Over the recent holiday period, Rashid and I spent a few days up in Byron Bay, the Northern Rivers area of New South Wales.

We’re always, more unconsciously than consciously on the look out for topics for our newsletter, and we certainly did get some inspiration during our time off.

This year we felt that we’d like to spend some time with our very good friend Paul Godden. We’ve been friends for some years now, and both of us have grown very fond of Paul.

On Boxing Day night, we thought we’ll go out and have dinner at a local Pub where one of Paul’s friends and his band were playing. This sounded like a good idea so off we went.

Usually, but it is also changing, Pub dinners are relatively cheap and most of the time really good value for money.

We arrived at the place and looked at the restaurant.  Real table cloths, real serviettes, ok – this is not going to be our average $20 steak, mash and veggie place, but what the heck, it’s Boxing Day after all.

We were lead to our table, not that we had booked one, and we did get lucky because the place was packed.

Looking at the menu, our perception of ok – this is an upmarket sort of place was confirmed. Now we both don’t mind paying decent money for decent food, but after all it was a pub and you can’t really judge a book by its cover.

So here we were, trying to figure out whether we should go for something “adventurous” such as seafood risotto with some fancy sauce or should we play safe and go for fish and chips sort of thing? Well we all decided to play it safe, by the way, next time around I would head for the adventure. (But hindsight is always twenty/twenty).

So the dish came and it looked really great except for the fact that I had ordered vegetables instead of chips. But the place was busy, there was a big garden salad that came with my meal so I didn’t bother complaining. I don’t mind a couple of pieces of potatoes anyway.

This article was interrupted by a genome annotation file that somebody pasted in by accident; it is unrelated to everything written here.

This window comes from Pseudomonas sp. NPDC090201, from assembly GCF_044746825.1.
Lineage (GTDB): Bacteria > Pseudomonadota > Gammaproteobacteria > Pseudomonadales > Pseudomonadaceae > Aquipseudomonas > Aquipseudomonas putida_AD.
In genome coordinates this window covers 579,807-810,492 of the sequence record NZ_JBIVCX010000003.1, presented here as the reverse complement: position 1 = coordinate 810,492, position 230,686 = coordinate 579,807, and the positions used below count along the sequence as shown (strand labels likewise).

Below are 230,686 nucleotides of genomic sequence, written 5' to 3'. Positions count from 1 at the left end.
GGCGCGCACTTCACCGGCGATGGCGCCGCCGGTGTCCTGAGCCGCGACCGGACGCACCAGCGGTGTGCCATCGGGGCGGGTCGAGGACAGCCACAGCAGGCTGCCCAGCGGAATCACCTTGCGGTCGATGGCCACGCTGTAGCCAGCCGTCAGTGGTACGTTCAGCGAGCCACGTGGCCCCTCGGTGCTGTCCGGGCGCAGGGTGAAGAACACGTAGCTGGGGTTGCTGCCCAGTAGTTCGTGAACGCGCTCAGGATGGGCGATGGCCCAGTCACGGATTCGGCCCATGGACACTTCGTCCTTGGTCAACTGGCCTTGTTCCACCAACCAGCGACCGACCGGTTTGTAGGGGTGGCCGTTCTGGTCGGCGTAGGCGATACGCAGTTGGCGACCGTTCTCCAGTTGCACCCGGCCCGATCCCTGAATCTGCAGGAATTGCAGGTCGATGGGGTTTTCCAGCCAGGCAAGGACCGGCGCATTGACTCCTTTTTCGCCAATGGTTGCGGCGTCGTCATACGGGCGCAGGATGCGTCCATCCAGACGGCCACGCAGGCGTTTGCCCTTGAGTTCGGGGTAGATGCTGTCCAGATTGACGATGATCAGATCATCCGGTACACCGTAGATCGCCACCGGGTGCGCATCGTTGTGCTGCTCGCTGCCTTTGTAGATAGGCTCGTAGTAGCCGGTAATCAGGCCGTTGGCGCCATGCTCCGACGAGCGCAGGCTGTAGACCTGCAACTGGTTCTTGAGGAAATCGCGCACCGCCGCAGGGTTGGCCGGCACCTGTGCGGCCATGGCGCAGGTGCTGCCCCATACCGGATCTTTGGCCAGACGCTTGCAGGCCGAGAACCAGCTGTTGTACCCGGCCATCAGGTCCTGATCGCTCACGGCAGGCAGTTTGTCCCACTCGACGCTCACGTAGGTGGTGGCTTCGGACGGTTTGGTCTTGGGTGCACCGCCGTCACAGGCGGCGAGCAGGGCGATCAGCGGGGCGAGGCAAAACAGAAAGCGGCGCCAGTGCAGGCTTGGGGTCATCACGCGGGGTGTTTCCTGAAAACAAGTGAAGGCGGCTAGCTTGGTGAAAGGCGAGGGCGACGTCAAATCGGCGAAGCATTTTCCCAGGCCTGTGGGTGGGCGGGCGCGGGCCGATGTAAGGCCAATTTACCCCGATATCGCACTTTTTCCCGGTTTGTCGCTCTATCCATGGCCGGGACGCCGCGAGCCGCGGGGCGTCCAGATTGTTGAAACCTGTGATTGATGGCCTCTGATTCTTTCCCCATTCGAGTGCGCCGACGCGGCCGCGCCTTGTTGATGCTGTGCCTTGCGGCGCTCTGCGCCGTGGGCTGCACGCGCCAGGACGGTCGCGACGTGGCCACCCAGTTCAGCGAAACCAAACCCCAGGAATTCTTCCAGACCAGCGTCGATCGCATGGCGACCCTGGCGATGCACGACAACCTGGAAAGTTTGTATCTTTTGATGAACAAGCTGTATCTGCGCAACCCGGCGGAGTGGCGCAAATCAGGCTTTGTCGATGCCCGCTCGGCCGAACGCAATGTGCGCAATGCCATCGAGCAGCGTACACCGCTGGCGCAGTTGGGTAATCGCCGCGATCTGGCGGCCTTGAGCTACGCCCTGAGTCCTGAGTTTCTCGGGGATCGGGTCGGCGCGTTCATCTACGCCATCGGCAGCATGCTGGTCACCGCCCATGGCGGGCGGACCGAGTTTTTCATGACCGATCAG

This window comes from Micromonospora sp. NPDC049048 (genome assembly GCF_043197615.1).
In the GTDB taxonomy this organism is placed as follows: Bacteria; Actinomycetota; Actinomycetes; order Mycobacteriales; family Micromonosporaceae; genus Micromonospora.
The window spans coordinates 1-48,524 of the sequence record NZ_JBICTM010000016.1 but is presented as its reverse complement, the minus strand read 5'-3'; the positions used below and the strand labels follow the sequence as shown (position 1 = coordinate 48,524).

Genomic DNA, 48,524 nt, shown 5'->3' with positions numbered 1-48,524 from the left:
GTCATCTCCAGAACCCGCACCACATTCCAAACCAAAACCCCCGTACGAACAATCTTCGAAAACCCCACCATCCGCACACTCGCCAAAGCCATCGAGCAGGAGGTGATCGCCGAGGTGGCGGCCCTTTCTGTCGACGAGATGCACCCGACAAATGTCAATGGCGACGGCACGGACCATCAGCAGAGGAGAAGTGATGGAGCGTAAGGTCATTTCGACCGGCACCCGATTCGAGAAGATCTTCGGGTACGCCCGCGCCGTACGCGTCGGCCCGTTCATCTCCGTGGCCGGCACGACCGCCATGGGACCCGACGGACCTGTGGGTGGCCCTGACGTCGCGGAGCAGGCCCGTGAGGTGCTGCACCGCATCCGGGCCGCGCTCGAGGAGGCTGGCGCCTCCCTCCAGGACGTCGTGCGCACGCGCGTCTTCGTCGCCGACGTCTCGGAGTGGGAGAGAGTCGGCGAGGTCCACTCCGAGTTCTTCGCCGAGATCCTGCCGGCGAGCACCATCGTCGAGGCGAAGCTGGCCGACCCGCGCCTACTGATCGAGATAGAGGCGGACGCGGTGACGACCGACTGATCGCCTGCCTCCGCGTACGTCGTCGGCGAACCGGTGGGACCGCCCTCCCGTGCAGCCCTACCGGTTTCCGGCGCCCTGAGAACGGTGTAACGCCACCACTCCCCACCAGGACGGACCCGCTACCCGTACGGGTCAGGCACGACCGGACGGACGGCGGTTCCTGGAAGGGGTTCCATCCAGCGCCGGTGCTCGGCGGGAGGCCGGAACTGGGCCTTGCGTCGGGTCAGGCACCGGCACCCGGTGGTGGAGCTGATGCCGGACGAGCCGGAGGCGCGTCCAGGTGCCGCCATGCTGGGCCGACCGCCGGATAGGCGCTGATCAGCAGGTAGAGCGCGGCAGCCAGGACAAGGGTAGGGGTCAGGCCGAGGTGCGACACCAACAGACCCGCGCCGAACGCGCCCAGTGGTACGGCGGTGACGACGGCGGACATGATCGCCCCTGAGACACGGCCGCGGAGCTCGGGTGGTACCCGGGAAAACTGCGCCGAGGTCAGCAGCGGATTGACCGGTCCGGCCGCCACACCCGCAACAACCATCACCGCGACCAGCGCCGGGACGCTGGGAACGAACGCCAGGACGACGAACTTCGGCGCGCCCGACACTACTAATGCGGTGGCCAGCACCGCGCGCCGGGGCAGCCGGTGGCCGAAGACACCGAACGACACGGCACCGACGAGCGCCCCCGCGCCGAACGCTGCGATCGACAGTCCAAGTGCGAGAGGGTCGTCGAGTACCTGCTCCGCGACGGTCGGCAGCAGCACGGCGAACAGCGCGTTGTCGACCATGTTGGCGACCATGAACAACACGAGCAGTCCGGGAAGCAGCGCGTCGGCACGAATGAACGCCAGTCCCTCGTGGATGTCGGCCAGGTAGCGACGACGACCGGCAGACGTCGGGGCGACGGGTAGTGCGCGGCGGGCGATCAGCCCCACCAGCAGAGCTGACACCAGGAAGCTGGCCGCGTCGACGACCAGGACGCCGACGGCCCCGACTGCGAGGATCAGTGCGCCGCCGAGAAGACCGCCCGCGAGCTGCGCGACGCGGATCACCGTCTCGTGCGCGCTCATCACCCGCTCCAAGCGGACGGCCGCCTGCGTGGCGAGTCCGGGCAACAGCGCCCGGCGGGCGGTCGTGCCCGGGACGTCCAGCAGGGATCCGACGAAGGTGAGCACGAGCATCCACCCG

The food was good, there was no doubt about it.

The waitress, who took the order from us, came to clear the table and instantly realised that I hadn’t been given my vegetables as originally asked for.

She apologised profusely and asked me if she I would like to have a cup of tea or coffee to compensate for the mistake. I very happily accepted and the three of us were very impressed with the level of customer service and professionalism the whole thing was handled.

We saw her talking to the chef in the kitchen, assuming that she was informing him that there had been a mistake with one of the orders.

As I went to pay the bill, the chef was there apologising for the mistake as well. Catherine, our waitress who was standing there, explained to me that I was actually talking to her manager.

Wow – I was taken aback.

“Now are you telling me that the manager in this place is equally accountable and is being told for the mistakes he’s making just like everyone else?”, I asked still rather stunned.

“Yes, this is how we operate and this is what we believe in. Nobody is perfect and in order to improve our customer experience and growing our business – this is what we do”, he responds.

Well now I was lost for words.  There are not many businesses where there is a culture of improvement – and that you can actually “call your manager on his mistakes”.

Could you do this in your business?  If you’re the boss, do your employees feel they can question your actions and judgement without getting their heads bitten off?

I strongly believe that too many businesses still lack customer focus or as Robert Allen, the world famous author many books calls it, being customer centric.

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